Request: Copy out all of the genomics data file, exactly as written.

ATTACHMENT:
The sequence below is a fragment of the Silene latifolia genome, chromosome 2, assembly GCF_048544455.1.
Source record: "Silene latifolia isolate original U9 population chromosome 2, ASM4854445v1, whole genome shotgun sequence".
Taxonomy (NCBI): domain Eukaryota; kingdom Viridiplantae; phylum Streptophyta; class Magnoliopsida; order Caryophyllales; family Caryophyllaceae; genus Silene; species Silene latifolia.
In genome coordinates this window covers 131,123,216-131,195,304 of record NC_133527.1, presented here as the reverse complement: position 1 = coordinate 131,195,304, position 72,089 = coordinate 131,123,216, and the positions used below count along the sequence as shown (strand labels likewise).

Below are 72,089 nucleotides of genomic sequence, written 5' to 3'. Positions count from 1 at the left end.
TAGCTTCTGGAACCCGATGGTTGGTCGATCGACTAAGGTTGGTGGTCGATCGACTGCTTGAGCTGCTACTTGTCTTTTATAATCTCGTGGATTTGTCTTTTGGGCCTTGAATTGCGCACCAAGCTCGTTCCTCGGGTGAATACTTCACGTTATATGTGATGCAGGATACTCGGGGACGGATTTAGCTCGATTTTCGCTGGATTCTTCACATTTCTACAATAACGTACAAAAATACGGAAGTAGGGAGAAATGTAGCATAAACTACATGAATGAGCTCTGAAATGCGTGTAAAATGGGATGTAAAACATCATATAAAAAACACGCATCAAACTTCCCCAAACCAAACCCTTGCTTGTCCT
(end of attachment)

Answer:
The sequence below is a fragment of the Silene latifolia genome, chromosome 2, assembly GCF_048544455.1.
Source record: "Silene latifolia isolate original U9 population chromosome 2, ASM4854445v1, whole genome shotgun sequence".
Taxonomy (NCBI): domain Eukaryota; kingdom Viridiplantae; phylum Streptophyta; class Magnoliopsida; order Caryophyllales; family Caryophyllaceae; genus Silene; species Silene latifolia.
In genome coordinates this window covers 131,123,216-131,195,304 of record NC_133527.1, presented here as the reverse complement: position 1 = coordinate 131,195,304, position 72,089 = coordinate 131,123,216, and the positions used below count along the sequence as shown (strand labels likewise).

Below are 72,089 nucleotides of genomic sequence, written 5' to 3'. Positions count from 1 at the left end.
TAGCTTCTGGAACCCGATGGTTGGTCGATCGACTAAGGTTGGTGGTCGATCGACTGCTTGAGCTGCTACTTGTCTTTTATAATCTCGTGGATTTGTCTTTTGGGCCTTGAATTGCGCACCAAGCTCGTTCCTCGGGTGAATACTTCACGTTATATGTGATGCAGGATACTCGGGGACGGATTTAGCTCGATTTTCGCTGGATTCTTCACATTTCTACAATAACGTACAAAAATACGGAAGTAGGGAGAAATGTAGCATAAACTACATGAATGAGCTCTGAAATGCGTGTAAAATGGGATGTAAAACATCATATAAAAAACACGCATCAAACTTCCCCAAACCAAACCCTTGCTTGTCCT